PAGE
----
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Tuesday, November 25, 2014         

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Before You Go

For Sunday, December 29, 2013

By McClatchy News Services

POSTED:



New rules for unruly fliers sought

A drunken man gets tackled by a group of off-duty cops in November while trying to storm the cockpit on a flight from Warsaw to Toronto.

An inebriated passenger on a January flight from Iceland to New York tries to grope and choke fellow travelers until crew and passengers bind him with duct tape.

Such incidents are no longer flukes, but rather a trend that has prompted airlines to call for new laws to deal with unruly passengers and other mayhem on international flights.

The number of incidents of unruly passengers has jumped from fewer than 500 in 2007 to more than 6,000 in 2011, according to the International Air Transport Association, the trade group for world airlines, which has been keeping track of the incidents.

In 1963 representatives from 185 countries met in Tokyo to adopt a set of laws that focused on onboard crimes related to hijacking. But the laws are outdated and do not address the kind of bedlam that some passengers provoke, delaying flights and fraying nerves, said Perry Flint, a spokes­man for IATA.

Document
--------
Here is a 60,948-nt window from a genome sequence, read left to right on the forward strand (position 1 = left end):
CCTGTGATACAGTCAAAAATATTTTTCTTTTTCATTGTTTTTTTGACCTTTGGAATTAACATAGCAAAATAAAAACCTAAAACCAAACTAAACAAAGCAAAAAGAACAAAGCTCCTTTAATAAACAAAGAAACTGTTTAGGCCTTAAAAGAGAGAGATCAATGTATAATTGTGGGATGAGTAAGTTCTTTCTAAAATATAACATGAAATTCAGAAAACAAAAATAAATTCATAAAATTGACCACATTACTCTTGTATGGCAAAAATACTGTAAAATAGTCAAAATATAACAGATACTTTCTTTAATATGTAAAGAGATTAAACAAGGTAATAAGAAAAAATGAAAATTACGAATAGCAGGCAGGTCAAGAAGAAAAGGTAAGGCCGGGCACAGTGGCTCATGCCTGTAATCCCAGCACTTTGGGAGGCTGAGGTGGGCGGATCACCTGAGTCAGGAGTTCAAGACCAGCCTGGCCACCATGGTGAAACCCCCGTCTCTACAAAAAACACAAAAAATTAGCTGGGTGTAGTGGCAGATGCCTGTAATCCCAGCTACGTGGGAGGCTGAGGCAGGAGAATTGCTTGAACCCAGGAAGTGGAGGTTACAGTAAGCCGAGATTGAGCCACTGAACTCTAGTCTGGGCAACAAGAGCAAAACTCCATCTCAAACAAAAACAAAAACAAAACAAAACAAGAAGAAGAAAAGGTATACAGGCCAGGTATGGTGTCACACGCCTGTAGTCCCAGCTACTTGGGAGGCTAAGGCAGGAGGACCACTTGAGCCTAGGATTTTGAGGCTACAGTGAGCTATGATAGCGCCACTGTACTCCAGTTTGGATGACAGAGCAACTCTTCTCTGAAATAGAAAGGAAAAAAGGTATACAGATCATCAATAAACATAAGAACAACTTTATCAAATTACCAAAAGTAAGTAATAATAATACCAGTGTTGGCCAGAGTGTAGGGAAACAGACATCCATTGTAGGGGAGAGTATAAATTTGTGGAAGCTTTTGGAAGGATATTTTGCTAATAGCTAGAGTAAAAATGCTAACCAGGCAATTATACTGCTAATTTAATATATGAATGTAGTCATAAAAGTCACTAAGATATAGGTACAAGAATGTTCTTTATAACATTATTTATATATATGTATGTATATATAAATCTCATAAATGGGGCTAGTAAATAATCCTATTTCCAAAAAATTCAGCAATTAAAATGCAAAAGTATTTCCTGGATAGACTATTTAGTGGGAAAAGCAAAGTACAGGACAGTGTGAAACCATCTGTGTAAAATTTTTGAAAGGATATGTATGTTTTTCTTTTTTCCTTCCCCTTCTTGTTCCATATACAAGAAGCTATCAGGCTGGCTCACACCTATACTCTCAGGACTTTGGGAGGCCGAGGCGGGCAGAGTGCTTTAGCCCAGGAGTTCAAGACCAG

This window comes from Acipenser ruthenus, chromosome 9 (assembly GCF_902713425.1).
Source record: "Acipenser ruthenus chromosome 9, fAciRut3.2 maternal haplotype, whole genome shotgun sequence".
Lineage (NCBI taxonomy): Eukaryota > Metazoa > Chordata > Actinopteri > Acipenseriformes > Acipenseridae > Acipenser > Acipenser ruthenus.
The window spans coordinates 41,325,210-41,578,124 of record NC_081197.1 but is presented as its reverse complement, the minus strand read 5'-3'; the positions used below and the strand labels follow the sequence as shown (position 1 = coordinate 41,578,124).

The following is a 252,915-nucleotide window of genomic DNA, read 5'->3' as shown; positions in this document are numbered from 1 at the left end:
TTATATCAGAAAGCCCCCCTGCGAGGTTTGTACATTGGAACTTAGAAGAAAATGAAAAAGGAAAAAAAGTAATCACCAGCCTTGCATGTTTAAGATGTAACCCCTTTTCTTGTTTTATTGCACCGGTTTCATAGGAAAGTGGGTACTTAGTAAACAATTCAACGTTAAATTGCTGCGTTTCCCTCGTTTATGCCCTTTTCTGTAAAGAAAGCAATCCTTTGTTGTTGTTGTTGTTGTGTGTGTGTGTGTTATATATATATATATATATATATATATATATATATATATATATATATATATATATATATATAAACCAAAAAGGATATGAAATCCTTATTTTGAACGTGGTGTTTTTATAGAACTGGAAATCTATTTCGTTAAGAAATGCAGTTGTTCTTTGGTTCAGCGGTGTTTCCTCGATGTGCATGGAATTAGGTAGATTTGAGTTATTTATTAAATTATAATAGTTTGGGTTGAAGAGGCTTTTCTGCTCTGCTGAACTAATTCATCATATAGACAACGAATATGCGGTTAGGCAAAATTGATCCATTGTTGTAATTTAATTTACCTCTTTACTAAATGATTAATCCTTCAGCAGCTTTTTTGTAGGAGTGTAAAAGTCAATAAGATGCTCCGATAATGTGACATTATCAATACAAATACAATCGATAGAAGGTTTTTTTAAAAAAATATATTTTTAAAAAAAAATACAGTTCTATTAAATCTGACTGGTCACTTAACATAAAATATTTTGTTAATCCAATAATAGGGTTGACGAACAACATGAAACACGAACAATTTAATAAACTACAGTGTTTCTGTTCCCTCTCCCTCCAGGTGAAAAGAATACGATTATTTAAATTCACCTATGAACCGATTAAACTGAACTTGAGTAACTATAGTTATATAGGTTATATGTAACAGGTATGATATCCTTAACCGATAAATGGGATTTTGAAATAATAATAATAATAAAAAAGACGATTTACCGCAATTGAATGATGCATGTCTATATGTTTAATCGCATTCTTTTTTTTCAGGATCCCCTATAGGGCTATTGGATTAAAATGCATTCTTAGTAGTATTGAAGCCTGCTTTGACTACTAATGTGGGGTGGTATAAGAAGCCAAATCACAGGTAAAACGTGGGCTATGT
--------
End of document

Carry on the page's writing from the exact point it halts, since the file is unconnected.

A meeting has been scheduled for March by the International Civil Aviation Organization, a branch of the United Nations, to discuss new rules on how to deal with unruly passengers. A location for the meeting has not been set.

Airline staff will pick tail design

A month before American Airlines announced that it would merge with US Airways to form the world's largest carrier, American unveiled a new logo and color scheme for its fleet of planes.

Doug Parker, former CEO of US Airways, is in charge of the new American Airlines and announced last week that he is going to let employees vote on the design of the planes.

But to avoid repainting every plane from top to bottom — at a cost of $100,000 to $200,000 — Parker told workers that they can vote only on the tail design: either the red, white and blue stripes or the old red-and-blue "AA" logo with a blue eagle.

Employees have until Jan. 2 to vote.

———

Hugo Martin, Los Angeles Times






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